Date about 169C-5. Xew Romney Church, Kent. cllisel and gOtlge, as a
Another, and a later form of the hinged top table, which could be used for dining when extended, and when not required for such use, could be folded and placed against a wall, is shown in Fig. 173. Here the section of the stretcher-rails and the bun fret below the twisted legs indicate a date towards the end of the reign of Charles II. This table is made from English walnut, another evidence of a late period.
The form of the graceful vase-baluster begins towards the middle of the seventeenth century, and carries us into the. early years of the eighteenth. Its development, and the probable reasons which dictated its evolution, will be considered later. In Fig. 174 this type just begins to assert itself. In the small table, Fig. 175, it is shown in its advanced form, but there is a tendency to elaboration in the turning members of the lower part of the shaft, which is not found 111 the later work. Figs. 176 and 177 show the growing tendency towards simplicity', in the turning of these vase-balusters, which manifests itself as the century advances. Fig. 178 is an important table, which may date from the short reign of James II, but is probably even later. The legs are finely proportioned and turned with great skill and taste. The general construction is early in type, but there is a maturity 111 the composition of the whole design which suggests a late date.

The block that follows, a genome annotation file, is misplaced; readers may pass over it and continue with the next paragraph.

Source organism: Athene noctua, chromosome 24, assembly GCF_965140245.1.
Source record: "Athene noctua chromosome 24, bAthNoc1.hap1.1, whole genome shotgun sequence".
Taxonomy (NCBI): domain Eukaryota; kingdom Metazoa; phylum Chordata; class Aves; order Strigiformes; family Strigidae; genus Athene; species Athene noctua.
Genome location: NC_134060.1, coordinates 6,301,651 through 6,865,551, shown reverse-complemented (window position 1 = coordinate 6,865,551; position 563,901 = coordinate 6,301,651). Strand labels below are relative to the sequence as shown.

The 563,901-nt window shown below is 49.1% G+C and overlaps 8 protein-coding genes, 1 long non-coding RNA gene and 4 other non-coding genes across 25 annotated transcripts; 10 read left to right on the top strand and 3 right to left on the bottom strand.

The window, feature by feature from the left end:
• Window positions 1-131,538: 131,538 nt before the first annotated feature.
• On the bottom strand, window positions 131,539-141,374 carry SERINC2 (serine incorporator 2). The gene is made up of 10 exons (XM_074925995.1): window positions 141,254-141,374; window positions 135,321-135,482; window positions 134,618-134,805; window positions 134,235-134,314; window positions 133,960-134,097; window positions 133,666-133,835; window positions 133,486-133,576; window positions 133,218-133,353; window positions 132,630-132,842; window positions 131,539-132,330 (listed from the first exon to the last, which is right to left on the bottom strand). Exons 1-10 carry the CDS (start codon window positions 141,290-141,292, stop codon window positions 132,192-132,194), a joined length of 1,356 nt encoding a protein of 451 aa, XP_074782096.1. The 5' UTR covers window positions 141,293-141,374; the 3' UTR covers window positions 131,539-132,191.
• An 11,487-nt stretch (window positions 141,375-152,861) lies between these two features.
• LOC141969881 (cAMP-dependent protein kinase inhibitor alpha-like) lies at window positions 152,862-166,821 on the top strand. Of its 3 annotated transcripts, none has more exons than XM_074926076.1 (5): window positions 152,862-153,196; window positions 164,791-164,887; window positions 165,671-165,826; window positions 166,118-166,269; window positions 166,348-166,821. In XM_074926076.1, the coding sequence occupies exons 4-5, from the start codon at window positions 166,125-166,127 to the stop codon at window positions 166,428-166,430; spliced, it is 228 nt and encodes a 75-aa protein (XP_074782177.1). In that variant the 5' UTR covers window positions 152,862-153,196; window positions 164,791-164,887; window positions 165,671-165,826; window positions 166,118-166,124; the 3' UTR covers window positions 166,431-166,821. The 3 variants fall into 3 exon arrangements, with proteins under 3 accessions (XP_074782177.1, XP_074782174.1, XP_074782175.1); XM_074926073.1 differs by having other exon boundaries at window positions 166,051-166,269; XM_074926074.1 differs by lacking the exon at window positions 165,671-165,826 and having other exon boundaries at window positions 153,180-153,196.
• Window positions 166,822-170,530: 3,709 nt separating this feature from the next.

As the seventeenth century closes, there are evidences of increasing skill in the use of the turning lathe, not so much a mere mechanical per-
fection in the use of the
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